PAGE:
Frequent outages are also disruptive to businesses. Some stores had all their frozen products melt or spoil. Businesses may miss critical deadlines such as filing court documents due to outages.

Being plunged into darkness can result in trips/falls and injuries.

Fires can also be caused by inexperienced people buying and using generators improperly, and this can also put surges into the lines that can electrocute utility workers when power comes back up. Generators are not a panacea though can be helpful for some who can afford them and are technically savvy enough to do so correction.

In short, allowing intentional outages, with no limits on how often and no requirements for compensating people who suffer losses, is dangerous and unconscionable. Utility companies should instead be required to fire harden their lines and assure that all equipment is as safe as it can possibly be.

They should also be made to do one good thing that SDG&E has done -- install weather stations and video cameras on power poles all across their area so that fires can be detected instantly and firefighting equipment pre-positioned when weather monitors indicate strong winds/high temps forming up. This would not have happened if SDG&E had been let off the hook for fires that it caused - they had to pay out a lot of money, not enough, but it did teach them some lessons -- some that resulted in good solutions, others bad ones that put the burden of outages on consumers, not shareholders.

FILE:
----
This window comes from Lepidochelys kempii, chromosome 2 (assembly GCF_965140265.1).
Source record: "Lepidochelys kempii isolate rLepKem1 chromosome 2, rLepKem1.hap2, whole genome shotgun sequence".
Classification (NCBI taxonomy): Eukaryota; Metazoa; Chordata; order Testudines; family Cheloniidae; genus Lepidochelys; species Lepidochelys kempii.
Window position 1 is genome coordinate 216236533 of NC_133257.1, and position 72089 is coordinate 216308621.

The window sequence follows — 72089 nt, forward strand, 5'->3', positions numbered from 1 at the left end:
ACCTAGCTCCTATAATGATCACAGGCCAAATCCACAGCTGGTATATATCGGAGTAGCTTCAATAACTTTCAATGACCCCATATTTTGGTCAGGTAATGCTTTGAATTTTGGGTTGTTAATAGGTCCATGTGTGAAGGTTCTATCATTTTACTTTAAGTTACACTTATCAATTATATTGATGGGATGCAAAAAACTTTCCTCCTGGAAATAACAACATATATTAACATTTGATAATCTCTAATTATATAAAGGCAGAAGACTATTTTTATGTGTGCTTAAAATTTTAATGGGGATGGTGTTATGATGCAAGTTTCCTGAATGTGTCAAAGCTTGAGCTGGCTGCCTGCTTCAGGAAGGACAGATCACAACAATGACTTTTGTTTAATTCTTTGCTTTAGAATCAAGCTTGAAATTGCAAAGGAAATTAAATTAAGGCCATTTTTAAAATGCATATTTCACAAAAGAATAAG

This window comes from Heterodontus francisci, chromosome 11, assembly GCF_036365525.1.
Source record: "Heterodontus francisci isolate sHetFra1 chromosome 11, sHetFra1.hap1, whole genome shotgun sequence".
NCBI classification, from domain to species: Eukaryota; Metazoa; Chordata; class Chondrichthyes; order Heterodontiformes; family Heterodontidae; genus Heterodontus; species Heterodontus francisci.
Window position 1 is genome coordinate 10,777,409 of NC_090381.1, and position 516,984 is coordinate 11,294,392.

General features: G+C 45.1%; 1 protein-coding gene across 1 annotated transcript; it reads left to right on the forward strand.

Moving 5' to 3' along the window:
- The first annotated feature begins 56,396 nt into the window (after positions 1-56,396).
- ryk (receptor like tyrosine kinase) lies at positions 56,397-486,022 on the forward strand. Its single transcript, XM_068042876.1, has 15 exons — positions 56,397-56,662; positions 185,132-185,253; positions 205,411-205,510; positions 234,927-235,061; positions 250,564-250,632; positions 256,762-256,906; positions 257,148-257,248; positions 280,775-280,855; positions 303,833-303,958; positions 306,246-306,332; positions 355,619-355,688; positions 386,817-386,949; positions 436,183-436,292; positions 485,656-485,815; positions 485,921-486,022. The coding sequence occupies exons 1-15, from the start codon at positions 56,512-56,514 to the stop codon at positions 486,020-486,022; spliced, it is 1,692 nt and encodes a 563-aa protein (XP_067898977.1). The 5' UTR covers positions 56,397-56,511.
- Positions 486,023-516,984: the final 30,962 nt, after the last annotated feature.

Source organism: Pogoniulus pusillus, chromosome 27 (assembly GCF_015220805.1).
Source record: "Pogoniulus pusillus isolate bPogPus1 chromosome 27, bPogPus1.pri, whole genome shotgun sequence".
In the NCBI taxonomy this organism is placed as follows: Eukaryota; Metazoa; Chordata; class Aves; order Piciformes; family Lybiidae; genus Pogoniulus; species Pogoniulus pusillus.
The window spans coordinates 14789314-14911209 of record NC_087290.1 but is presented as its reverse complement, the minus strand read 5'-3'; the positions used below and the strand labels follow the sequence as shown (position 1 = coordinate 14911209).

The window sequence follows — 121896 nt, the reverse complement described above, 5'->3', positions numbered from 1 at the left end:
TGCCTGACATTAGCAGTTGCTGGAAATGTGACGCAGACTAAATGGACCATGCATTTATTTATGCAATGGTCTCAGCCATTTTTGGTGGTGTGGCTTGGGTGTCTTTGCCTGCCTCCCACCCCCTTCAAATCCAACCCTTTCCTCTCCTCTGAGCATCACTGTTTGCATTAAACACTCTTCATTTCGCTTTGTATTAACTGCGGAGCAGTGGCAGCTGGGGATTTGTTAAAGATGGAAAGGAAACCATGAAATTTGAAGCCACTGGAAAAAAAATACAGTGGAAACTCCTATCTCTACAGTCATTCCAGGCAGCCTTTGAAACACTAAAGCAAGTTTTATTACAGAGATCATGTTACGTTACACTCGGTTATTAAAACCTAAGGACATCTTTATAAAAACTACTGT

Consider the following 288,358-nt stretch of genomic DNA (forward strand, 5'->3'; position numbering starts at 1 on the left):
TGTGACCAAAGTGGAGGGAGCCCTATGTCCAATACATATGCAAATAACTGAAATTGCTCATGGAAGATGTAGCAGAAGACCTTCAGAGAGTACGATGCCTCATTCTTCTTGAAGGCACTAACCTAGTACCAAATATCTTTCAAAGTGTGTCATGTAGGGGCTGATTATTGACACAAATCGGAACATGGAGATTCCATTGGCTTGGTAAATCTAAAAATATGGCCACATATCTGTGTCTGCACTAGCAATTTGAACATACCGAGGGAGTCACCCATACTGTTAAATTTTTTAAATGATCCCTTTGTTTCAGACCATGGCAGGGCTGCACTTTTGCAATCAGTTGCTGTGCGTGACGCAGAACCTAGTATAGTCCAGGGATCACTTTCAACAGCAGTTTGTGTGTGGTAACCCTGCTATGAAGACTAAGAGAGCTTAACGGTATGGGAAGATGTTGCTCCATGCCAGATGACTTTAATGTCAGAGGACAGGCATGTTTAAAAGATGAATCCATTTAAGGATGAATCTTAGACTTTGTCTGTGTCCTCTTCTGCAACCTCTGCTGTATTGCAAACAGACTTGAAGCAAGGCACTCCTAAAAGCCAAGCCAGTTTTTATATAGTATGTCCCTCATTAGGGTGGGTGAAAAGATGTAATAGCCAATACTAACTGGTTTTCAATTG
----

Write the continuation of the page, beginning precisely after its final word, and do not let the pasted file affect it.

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Response to Liberty Belle (Reply #4)

Mon Jun 10, 2019, 06:38 PM

6. Thanks much for this very comprehensive listing n/t

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Response to Eugene (Original post)

Mon Jun 10, 2019, 10:11 AM

5. I see a lot of portable generator sales in the future

Ironic, because hundreds of thousands of small, relatively inefficient gas and diesel generators running will pump out tons of air pollution.